By Ernie Tate The new Trump administration has made the North American Free Trade Agreement (NAFTA) between Canada, Mexico and the United States, a major issue in its relations with its two neighbours. Recently, Trump has threatened to tear it up. With his standard nationalist demagogy, he claims “previous bad trade deals,” have cost the Continue readingNAFTA Redux
By Robert Devet For days and weeks the Nova Scotia Teachers Union dominated the headlines. But after the government imposed a new contract all that disappeared. What actually happened? Why did it matter? What’s next? The Nova Scotia Advocate met with Larry Haiven to ponder these three simple questions. Haiven is a professor emeritus in Continue readingWhat is next for Nova Scotia’s teachers?
Fix Hydro | ATU Local 113 Crisis | Bob White | Fired SFU food workers | Jamieson workers hit picket line | Teachers’ strike windfall | American jobs | 10,000s strong Immigrant workers’ strike | York U discrimination accusation | Janitors’ landmark first contract | Phoenix pay problems | CETA costs workers $2,460 | AB Continue readingLabour News Update: February 27, 2017
Over 200 food service workers at York University in Toronto went on a one-day strike on February 2. The Aramark workers, members of Unite Here Local 75, walked off the job for increased pay, improved benefits and respect at work. There is a real possibility of a strike or lockout in the days to come. Continue readingWeekend Video: York unites for food service workers
In a January 17, 2017 decision, the Saskatchewan Labour Relations Board (SLRB) denied an employer’s attempt to remove supervisory employees from a unit of CUPE at the Saskatoon Public Library. In its revision to Saskatchewan’s labour relations legislation in 2014, the government crafted a new, supervisory class of employee. As Rankandfile.ca co-editor, Andrew Stevens, wrote in 2014, some Continue readingSask Labour Relations Board rejects employer’s attempt to carve out “supervisory employees”
Rankandfile.ca West Coast Correspondent Daniel Tseghay speaks to Mark Brown of the Ontario chapter of the Coalition of Black Trade Unionists about the history of the organizations and its ongoing struggles of combating anti-Black racism in the workplace, the trade union movement, and beyond.
Professor James Naylor talks about his exciting new book: The Fate of Labour Socialism: The Co-operative Commonweath Federation and the Dream of a Working-Class Future. Almost a century before the New Democratic Party rode the first “orange wave,” their predecessors imagined a movement that could rally Canadians against economic insecurity, win access to necessary services Continue readingWeekend Video: The fate of labour socialism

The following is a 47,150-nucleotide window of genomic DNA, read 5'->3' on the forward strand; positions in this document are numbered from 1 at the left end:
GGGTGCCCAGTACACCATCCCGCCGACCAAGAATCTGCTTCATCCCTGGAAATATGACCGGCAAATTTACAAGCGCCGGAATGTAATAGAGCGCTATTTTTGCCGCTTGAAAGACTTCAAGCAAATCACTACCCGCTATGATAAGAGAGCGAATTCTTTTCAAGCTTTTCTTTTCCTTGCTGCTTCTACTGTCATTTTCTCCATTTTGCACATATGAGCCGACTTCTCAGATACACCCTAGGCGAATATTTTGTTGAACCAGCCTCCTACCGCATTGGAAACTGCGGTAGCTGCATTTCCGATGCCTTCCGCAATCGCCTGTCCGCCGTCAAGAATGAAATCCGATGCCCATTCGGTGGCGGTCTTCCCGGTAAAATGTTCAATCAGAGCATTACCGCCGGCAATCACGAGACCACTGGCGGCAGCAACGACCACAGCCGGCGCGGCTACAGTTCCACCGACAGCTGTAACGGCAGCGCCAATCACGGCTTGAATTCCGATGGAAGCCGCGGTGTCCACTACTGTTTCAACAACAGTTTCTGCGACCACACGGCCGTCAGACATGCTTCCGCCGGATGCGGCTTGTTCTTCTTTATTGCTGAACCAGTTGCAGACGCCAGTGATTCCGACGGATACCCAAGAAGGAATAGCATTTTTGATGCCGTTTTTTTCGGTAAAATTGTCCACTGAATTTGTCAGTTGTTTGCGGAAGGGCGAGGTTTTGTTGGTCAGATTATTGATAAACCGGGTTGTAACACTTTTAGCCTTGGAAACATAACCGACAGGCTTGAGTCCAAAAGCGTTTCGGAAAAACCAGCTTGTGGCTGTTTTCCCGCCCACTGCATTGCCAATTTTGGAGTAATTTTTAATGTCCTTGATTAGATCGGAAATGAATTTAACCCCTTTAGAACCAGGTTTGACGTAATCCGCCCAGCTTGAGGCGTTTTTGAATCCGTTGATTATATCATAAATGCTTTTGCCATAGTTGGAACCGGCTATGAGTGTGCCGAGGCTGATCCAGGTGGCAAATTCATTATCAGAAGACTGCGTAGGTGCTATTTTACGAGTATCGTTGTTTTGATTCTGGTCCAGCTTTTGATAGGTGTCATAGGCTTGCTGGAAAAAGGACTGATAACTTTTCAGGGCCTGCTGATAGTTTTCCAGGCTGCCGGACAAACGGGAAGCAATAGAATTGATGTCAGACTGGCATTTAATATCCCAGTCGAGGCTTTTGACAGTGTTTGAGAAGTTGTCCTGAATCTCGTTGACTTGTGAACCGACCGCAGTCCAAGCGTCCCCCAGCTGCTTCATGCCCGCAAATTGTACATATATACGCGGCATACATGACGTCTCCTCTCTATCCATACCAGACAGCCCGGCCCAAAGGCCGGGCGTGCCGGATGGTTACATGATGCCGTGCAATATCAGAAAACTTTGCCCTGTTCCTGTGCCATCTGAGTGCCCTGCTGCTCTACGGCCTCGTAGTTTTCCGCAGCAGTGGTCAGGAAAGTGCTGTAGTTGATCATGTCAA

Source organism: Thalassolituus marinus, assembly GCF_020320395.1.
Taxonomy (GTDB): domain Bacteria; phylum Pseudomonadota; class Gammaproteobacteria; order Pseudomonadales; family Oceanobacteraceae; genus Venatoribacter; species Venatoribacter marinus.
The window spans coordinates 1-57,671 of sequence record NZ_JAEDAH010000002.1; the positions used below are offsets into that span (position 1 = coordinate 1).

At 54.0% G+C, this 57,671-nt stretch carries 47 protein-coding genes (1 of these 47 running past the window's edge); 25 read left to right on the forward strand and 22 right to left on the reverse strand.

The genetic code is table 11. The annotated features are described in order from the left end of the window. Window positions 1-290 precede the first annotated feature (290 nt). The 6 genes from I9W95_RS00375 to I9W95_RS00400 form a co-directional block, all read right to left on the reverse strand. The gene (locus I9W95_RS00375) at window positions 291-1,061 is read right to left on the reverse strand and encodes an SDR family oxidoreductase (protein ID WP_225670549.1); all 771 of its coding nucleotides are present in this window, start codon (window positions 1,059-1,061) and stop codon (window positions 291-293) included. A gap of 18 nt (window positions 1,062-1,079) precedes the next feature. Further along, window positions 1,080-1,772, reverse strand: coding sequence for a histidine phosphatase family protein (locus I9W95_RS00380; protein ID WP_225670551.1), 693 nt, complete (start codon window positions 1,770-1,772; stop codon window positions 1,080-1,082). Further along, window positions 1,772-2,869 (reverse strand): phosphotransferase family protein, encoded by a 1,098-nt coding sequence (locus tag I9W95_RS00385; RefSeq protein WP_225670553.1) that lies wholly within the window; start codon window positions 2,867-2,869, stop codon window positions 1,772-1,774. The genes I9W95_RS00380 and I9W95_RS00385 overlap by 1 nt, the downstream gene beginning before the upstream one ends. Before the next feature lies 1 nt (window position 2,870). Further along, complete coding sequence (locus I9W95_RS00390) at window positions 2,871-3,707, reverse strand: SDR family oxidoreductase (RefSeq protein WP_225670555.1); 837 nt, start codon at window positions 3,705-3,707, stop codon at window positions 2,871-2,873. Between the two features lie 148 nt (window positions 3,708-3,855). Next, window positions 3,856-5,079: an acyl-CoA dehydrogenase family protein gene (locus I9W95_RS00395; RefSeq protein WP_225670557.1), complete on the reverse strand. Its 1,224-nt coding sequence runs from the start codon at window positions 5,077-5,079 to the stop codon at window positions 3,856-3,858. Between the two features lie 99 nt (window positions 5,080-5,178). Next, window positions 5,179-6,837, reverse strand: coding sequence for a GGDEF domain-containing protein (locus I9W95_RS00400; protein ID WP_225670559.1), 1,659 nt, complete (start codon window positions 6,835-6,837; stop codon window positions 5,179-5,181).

NTCL looks to cuts pensions | Unsafe working conditions persist in Saskatchewan | Best Western Seven Oaks workers opt out of union | Evolution of labour market is leaving government regulation in the dust | SLGA lays of 150 | Liberals probe unpaid internships in public service | CUPW leaders left frustrated by lack of Continue readingLabour News Update: August 22, 2016
Ontario report shows unions are necessary | Sky darkens for Brad Wall | Can a lockout be better than a strike for unions? | The Phoenix pay system mess | No end in sight for Essex county library strike | Liberals loosen TFWP regulations | Foreign workers exploited in medical marijuana industry | Discontent with NAFTA hangs over auto talks | Legal aid lawyers Continue readingLabour News Update: August 15, 2016
Liberal’s “asset recycling” | Layoffs at Mosaic’s Colonsay potash mine | Supreme Court ruling protects federally regulated workers from unfair just dismissal | Low-wage earners with graduate degrees on the rise | Halifax civic workers vote for strike | Sky-high electric prices for Ontarians | PSAC supports CUPW | Minimum wage hikes create healthier babies | Canada Post’s pension myth | Minimum Continue readingLabour news update: July 18, 2016
By Charles Smith The Saskatchewan Party’s admission last week that it would not fully honour the negotiated salary increases for teachers is yet another blemish on this government’s poor commitment to respect and promote the principles of collective bargaining. For those following closely, this is the latest in a series of poor policy decisions that has Continue readingSaskatchewan government backtracks on teachers’ salaries
Colonialsm no More Human Rights Radio, May 20, 2016 Today, Daylene Sliz and Jim Hutchings talk with Robyn Pitawanakwat and Sue Deranger about “Colonialism No More”, the protest group that has occupied a camp in front of Indian and Northern Affairs Canada (INAC) in Regina. We discuss how the community has supported this protest (or Continue readingLabour news update: May 23, 2016